Thursday, June 29, 2006

OER Distorting the CPI?

Deja-vu, from the Star Ledger:

Debating how inflation is measured

Talk about inflation and economists are quick to complain that the Consumer Price Index, the Federal Reserve's chosen measure of inflation, made inflation look artificially tame these past few years when home prices were soaring.

But now, economists are once again faulting the CPI, saying the index is making inflation look worse than it actually is now that home prices have started to simmer down.
The CPI number, which is calculated and published once a month, is designed to track the price of a hypothetical basket of goods people buy. And since housing is the biggest expense for most Americans, housing costs are a huge part of the Consumer Price Index; nearly 40 percent of this hypothetical basket of goods revolves around "home sweet home."

But since 1983, the government has measured everyone's housing costs -- renters and homeowners alike -- by looking at rents, not at the actual cost of owning a home.

To determine what the government calls the "owner's equivalent rent" component of the CPI, the BLS tries to answer this question: "If someone were to rent your home today, how much do you think it would rent for monthly, unfurnished and without utilities?"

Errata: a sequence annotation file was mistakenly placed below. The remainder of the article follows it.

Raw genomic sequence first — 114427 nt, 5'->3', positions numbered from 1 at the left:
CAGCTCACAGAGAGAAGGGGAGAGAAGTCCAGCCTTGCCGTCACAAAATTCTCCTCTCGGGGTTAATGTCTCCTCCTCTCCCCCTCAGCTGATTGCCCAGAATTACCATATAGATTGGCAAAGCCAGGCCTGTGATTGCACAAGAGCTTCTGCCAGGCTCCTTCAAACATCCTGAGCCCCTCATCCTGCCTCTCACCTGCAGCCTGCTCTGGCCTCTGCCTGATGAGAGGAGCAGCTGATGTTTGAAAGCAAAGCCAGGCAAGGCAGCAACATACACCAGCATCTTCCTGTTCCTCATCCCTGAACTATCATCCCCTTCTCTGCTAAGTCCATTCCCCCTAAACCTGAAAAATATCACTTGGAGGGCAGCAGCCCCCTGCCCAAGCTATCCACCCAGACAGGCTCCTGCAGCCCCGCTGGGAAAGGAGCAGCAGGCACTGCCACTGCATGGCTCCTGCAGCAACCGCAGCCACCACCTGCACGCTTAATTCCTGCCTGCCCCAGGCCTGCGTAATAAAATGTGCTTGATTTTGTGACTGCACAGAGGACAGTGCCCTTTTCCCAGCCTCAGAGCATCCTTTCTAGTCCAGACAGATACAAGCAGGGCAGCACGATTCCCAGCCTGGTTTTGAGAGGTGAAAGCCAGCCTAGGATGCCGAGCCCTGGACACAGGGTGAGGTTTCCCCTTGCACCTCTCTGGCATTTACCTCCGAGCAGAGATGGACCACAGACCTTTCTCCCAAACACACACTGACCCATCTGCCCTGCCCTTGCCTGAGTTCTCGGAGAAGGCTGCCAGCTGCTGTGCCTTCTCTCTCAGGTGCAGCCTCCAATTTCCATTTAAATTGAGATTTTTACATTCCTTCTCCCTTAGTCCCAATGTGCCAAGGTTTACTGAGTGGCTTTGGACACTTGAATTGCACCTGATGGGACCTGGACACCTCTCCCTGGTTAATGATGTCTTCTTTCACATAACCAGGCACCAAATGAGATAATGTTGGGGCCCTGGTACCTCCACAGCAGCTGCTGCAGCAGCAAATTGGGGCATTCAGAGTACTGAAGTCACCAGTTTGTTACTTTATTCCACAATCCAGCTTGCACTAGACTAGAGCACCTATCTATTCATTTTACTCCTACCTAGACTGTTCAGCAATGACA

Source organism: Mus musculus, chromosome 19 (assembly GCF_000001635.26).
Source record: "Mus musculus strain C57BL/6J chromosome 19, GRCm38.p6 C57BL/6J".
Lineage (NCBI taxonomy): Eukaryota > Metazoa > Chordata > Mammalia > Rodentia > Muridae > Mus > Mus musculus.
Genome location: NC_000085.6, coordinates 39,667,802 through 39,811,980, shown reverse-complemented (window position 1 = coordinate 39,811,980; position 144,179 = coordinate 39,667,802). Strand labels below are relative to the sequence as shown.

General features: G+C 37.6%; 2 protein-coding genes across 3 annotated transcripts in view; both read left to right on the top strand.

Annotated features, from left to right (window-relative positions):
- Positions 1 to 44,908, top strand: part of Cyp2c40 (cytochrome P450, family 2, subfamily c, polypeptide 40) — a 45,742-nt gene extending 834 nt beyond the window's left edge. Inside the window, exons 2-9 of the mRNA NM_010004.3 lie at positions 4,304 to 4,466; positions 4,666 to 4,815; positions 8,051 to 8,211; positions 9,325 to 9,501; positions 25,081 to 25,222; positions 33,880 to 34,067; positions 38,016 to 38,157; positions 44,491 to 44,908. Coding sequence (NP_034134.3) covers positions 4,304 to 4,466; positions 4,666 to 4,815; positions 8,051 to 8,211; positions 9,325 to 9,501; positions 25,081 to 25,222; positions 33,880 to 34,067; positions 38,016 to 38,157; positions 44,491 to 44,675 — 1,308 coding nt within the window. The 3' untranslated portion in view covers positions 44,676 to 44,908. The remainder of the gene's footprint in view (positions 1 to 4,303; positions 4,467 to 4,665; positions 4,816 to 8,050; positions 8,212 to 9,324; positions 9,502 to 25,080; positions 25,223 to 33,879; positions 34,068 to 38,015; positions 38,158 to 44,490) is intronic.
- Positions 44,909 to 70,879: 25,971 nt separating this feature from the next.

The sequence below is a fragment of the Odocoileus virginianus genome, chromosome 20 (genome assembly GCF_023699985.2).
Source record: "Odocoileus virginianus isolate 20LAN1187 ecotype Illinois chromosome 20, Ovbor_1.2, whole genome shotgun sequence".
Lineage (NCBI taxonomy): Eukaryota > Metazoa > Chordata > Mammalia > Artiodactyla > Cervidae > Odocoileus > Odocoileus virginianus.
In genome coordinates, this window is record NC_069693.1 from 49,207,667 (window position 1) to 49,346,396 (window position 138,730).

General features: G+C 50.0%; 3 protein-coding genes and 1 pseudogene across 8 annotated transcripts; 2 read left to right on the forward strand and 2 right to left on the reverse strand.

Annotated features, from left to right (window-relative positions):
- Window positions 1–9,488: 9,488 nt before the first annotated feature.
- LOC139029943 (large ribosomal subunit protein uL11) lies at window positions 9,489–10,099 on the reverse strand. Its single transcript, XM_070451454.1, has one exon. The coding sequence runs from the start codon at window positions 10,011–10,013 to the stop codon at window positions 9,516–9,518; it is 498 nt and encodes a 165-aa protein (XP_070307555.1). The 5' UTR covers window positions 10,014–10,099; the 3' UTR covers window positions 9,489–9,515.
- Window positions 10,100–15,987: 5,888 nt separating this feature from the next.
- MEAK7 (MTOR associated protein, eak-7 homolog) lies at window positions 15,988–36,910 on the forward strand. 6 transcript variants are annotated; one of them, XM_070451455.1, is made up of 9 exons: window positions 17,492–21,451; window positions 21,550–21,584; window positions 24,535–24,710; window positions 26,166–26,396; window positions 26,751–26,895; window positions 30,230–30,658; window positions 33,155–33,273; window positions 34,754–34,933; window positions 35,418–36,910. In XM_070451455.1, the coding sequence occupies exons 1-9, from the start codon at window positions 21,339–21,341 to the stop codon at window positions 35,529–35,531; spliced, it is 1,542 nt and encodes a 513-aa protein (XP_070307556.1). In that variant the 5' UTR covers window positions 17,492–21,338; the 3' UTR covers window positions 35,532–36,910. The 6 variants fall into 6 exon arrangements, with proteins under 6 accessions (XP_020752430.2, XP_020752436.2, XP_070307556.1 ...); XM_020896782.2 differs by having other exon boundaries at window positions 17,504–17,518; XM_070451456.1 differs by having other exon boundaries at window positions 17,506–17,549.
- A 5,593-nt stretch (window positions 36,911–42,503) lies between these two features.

The problem with this methodology, say economists, is simple: In the last eight years, as home prices have risen by almost 50 percent in real terms, creating more than $5 trillion in real estate wealth, rental rates have stayed mostly flat or even fallen -- one reason the housing boom hardly nudged the CPI all these years, said Dean Baker, co-director of the Center for Economic and Policy Research in Washington.

The problem is the housing bubble, not the OER calculation. Housing prices and rental prices will typically move together, except of course, when you've just gone through the largest asset bubble in history.

Caveat Emptor!


Blogger RentinginNJ said...

This leads back to the question, “should the Fed’s mandate of ‘price stability’ also include asset prices”? If it did, perhaps we wouldn’t be in this situation today.

6/29/2006 07:15:00 AM  
Anonymous Anonymous said...

Sorry this is OT, but hope baby boomer (and all boomers) read this - talk about grim:

6/29/2006 07:23:00 AM  
Blogger Richie said...

Financial irresponsibility..

I really didn't start putting anything towards retirement until I was 25. I started working full-time at 20, so I missed a good 5 years of retirement savings.

I made up for it in the past 6 years, but in any case, people need to start thinking while their younger.

Tax free savings that gains interest is a wonderful thing.

6/29/2006 08:12:00 AM  
Anonymous Anonymous said...

CPI is a lie.

6/29/2006 08:15:00 AM  
Anonymous Anonymous said...

Agreed, CPI is bogus. But OER was part of the equation to keep CPI low the past few years. No one can cry now that OER is rising and driving inflation higher.

6/29/2006 07:03:00 PM  

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